Washington Babylon — July 13, 2007, 1:53 pm

John McCain Makes His Own Laws

I just received an interesting email from a reader of this blog, who prefers to remain anonymous, and who writes:

Yesterday’s New York Times ran an article about John McCain having placed a call to major donors/fundraisers from the Senate cloakroom and reviewed the possibility that he broke the law in so doing. “Senate ethics rules expressly forbid lawmakers to engage in campaign activities inside Senate facilities,” the story said. “If Mr. McCain solicited campaign contributions on a call from government property, that would be a violation of federal criminal law as well.”

But the Times missed an equally problematic situation in its own reporting on July 11, when a front-page story began, “After months of mounting problems in his presidential campaign, Senator John McCain sat down with his two top political aides on Monday for what turned out to be a loud and acrimonious discussion in his Senate office. On Tuesday morning, as Mr. McCain stood on the Senate floor opposing a withdrawal from Iraq, his campaign announced that the two men were departing.”

The problem here is that it’s absolutely illegal to do any type of electioneering on government property, especially in a House or Senate office. Clearly, there’s a pattern here. McCain is Mr. Clean but plays by different rules. He’s using Senate resources for campaign purposes, while the rules clearly stipulate that congressmen and employees cannot do so.

This is not the sort of thing for which McCain should be shackled and led away to prison, but it does expose a certain hypocrisy on his part. It also suggests that his campaign really is in a state of chaos: providing information that acknowledges lawbreaking in the very first sentence of a New York Times story really isn’t smart politics.

ethicsrules

Share
Single Page

More from Ken Silverstein:

From the November 2013 issue

Dirty South

The foul legacy of Louisiana oil

Perspective October 23, 2013, 8:00 am

On Brining and Dining

How pro-oil Louisiana politicians have shaped American environmental policy

Postcard October 16, 2013, 8:00 am

The Most Cajun Place on Earth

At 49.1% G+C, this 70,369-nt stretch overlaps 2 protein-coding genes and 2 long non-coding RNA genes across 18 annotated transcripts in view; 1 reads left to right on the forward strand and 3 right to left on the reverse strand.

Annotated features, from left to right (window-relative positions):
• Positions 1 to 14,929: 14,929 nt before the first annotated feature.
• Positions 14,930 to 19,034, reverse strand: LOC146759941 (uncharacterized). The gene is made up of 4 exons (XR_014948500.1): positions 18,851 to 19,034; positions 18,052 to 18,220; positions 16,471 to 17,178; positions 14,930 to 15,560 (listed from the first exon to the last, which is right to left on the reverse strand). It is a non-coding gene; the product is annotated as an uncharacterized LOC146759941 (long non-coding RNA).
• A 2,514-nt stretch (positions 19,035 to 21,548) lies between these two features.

A trip to one of the properties at issue in Louisiana’s oil-pollution lawsuits 

Get access to 164 years of
Harper’s for only $39.99

United States Canada

CATEGORIES

THE CURRENT ISSUE

August 2014

The End of Retirement

= Subscribers only.
Sign in here.
Subscribe here.

The Octopus and Its Grandchildren

= Subscribers only.
Sign in here.
Subscribe here.

Francis and the Nuns

= Subscribers only.
Sign in here.
Subscribe here.

Return of the Strongman

= Subscribers only.
Sign in here.
Subscribe here.

view Table Content

FEATURED ON HARPERS.ORG

Post
 
 Jessica Bruder on the end of retirement, Mary Gordon on the new Vatican, Laura Kipnis on narcissism, and more
Article
The End of Retirement·

= Subscribers only.
Sign in here.
Subscribe here.

“For those riding the economy’s outermost edge, adaptation may now mean giving up what full-time RV dwellers call ‘stick houses’ to hit the road and seek work.”
Photograph (detail) © Max Whittaker
Post
God Lives on Lemon Street·

= Subscribers only.
Sign in here.
Subscribe here.

“Bethel was Oz-like for me. I mean that with all the awe, utter hopefulness, and mythic fear with which Dorothy and her friends had approached that magical city.”
Photograph (detail) ©© Clemens v. Vogelson (Flickr)
Article
The Octopus and Its Grandchildren·

= Subscribers only.
Sign in here.
Subscribe here.

On Stanford University’s origins and vision
“The pervasive fantasy that Silicon Valley doesn’t need the government obscures the role of that government in funding much of the research that built it.”
Photograph © Sallie Dean Shatz
Post
World Cup Boom and Bust·

= Subscribers only.
Sign in here.
Subscribe here.

“I’m not giving a dime to FIFA. You know they’re not paying taxes on any of this?”
Photograph © The author

Chance that an American believes Ramadan is the Jewish day of atonement:

1 in 10

Mathematicians discovered the existence of a pseudoprime that is the sum of 10,333,229,505 known primes and contains roughly 295 billion digits but cannot be represented precisely because the mathematician who found it lacks sufficient RAM.

On the eve of Independence Day in Belarus, President Alexander Lukashenko delivered a speech in Belarusian instead of Russian for the first time in 20 years, disproving rumors that he can no longer speak the language.

Subscribe to the Weekly Review newsletter. Don’t worry, we won’t sell your email address!

HARPER’S FINEST

In Praise of Idleness

By

I hope that after reading the following pages the leaders of the Y. M. C. A. will start a campaign to induce good young men to do nothing. If so, I shall not have lived in vain.

Subscribe Today